Launching a product or business under the wrong auspices could be a disaster. While most entrepreneurs are excited to introduce their offering, the majority fail after the first year or two. These businesses fail to meet sales expectations for numerous reasons, including upset or confused customers, a crowded competitive marketplace, or a negative return on investment.
It’s important to understand the current offering, which areas are entrenched, and the opportunity areas that the existing competitors are ignoring. The barriers are just as important; there may be a reason why the other companies are avoiding certain areas or maybe you can develop a way to reduce the barrier? Study the competition before you finalize your product features and benefits.
A great idea is one thing, but it won’t monetize unless you can verify that the idea is a need among your target consumers and represents a white space versus the competitive offerings. The best launches delight the target audience by being better, newer, and solving a meaningful problem for your audience. The only way to discern this is to identify and measure your target’s needs and wants, prior to launch.
Is the audience larger than your friends and family? Can you project a target size that is interested in your product that is large enough to provide the sales necessary to cover your fixed costs and provide the profit that is warranted for your time? Then after you have validated your target size, you need to understand where your consumer wants to buy and at what price. I’ve seen several amazing product ideas launched earlier than when consumers were ready to adopt them in their home.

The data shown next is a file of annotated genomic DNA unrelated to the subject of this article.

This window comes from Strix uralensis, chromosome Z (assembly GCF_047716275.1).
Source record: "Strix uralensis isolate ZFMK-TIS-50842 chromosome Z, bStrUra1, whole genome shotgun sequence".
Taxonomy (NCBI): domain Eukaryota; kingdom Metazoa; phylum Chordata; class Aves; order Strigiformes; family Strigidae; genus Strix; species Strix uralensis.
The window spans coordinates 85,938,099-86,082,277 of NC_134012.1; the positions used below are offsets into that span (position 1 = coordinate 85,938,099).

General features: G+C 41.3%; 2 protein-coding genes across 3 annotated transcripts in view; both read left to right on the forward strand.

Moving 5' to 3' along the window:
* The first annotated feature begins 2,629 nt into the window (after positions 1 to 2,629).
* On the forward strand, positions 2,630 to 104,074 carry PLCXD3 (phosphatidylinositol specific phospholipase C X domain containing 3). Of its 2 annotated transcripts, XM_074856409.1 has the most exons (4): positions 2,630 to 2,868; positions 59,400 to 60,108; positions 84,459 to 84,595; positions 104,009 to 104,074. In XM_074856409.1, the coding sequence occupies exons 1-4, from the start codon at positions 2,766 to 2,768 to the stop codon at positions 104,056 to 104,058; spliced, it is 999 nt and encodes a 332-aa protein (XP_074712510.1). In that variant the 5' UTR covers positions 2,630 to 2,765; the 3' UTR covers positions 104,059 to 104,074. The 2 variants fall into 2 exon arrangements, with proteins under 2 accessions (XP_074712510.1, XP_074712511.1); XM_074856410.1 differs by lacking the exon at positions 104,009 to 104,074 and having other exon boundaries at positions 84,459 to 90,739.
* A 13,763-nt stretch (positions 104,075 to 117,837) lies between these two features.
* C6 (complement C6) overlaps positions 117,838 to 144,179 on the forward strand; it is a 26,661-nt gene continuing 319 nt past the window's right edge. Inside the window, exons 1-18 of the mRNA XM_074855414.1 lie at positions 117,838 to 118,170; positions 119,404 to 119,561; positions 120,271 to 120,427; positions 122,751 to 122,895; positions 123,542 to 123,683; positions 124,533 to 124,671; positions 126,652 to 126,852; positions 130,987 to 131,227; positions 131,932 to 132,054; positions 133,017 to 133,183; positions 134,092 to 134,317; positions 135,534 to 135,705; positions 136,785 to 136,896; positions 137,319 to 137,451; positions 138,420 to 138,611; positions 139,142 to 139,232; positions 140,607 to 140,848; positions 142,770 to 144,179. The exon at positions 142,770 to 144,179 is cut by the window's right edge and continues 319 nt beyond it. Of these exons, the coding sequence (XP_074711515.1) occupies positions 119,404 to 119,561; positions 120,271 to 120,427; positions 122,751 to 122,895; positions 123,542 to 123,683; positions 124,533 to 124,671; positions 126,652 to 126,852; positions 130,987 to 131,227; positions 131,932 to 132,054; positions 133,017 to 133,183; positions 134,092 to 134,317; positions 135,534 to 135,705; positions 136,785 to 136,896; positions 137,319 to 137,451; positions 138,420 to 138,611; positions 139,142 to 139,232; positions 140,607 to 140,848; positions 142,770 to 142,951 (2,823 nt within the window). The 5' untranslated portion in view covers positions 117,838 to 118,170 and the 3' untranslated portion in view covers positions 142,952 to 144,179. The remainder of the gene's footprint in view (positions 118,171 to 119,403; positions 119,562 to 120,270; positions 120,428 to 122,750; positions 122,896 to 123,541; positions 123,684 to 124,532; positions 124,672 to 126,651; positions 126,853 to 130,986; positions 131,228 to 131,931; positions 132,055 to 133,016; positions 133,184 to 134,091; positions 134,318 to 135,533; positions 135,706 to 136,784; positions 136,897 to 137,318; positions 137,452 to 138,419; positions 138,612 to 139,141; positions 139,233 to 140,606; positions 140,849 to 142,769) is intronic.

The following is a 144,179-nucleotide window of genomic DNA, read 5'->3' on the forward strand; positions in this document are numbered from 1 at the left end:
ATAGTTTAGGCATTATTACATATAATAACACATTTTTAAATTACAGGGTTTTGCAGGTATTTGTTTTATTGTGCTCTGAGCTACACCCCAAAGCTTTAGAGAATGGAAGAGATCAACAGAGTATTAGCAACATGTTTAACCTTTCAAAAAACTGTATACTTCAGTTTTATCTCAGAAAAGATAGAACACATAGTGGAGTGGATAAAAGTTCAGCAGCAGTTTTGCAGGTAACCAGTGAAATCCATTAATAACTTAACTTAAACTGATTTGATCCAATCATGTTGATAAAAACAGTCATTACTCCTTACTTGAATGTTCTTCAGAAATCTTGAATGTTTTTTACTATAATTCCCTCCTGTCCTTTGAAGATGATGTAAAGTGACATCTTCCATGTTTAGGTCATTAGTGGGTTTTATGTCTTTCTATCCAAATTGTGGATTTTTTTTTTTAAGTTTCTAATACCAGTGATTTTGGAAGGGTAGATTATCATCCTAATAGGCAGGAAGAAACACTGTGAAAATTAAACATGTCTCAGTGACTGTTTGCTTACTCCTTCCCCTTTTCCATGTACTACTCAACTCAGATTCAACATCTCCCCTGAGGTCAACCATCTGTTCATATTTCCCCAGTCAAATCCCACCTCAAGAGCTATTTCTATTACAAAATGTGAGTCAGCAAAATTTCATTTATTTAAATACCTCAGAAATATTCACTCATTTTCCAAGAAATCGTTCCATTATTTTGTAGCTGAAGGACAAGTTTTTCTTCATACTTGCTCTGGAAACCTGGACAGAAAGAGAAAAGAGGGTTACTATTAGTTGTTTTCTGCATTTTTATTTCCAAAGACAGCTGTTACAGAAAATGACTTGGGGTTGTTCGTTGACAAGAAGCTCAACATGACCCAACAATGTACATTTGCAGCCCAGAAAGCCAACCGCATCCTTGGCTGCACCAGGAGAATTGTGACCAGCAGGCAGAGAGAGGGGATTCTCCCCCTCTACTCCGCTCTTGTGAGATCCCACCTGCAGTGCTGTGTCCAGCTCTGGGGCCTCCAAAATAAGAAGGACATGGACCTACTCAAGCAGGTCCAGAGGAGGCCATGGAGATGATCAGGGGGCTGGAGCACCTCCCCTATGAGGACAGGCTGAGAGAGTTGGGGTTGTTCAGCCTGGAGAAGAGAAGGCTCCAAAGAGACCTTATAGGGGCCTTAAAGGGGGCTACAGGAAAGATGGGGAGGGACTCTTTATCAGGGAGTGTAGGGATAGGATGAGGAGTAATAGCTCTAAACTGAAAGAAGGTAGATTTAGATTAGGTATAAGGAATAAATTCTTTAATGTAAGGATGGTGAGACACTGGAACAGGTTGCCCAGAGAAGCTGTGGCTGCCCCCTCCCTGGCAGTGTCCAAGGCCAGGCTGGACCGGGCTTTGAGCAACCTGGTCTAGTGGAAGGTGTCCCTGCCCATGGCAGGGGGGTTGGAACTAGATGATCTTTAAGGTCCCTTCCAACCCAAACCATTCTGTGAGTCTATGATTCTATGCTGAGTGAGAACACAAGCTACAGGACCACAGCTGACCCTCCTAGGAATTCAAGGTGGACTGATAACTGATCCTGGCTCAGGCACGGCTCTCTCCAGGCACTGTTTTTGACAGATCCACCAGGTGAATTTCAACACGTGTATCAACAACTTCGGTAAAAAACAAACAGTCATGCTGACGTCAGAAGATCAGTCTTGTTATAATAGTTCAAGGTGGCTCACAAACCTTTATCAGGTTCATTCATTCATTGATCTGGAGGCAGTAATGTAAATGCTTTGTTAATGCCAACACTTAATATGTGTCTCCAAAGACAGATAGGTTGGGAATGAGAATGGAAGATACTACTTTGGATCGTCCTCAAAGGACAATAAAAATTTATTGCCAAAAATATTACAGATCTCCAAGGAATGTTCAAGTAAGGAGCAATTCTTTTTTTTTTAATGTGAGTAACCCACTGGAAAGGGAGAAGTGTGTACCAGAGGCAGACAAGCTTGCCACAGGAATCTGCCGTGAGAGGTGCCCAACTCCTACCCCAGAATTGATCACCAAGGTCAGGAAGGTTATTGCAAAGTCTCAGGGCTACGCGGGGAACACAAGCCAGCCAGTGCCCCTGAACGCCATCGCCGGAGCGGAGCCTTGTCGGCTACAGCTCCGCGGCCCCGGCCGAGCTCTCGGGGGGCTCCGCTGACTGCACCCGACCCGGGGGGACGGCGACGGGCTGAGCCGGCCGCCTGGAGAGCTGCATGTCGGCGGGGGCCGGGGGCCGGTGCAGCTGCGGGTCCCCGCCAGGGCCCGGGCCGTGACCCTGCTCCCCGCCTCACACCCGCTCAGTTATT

Focus on the development of the base product and not the features. The best practice is to get a product a third of the way ready and then share and test it with your partners. This includes three key audiences: your consumers, your distribution and retailers, and your manufacturing reps. Your goal is to glean the most amount of insights in order to refine the product to meet all three needs. By testing before the product is fully ready, you save time and money in the long run.
There are multiple ways to acquire the necessary insights for your business venture, and it doesn’t have to be a large scale research project. Before you embark on your research, you need to succinctly define the problem you are trying to solve and what action you will embark post the insights. Then you can match the insight needed with the research methodology. Whether it’s a beta program, a quick focus group, survey, or an in person interview, make sure that you partner with someone who has market research experience.
Once you understand the value that your business can bring to consumers, then you need to continue your research efforts as you design your messaging, marketing, and portfolio expansion. Just because you gathered insights at the beginning, does not mean that you will have a successful business long term. You should update your research needs and questions as you progress along your business launch. Every business finds pain points as they move along the product life cycle. Only the successful ones continue to conduct research to ensure they are delivering a promising value and a financially feasible business for their stakeholders.
Better Brand Training helps you understand your competitive marketplace and consumer needs through analytics of your current metrics, researching the potential, and making sense of the right strategy to meet your objectives. Contact us today so we can aid your business development process.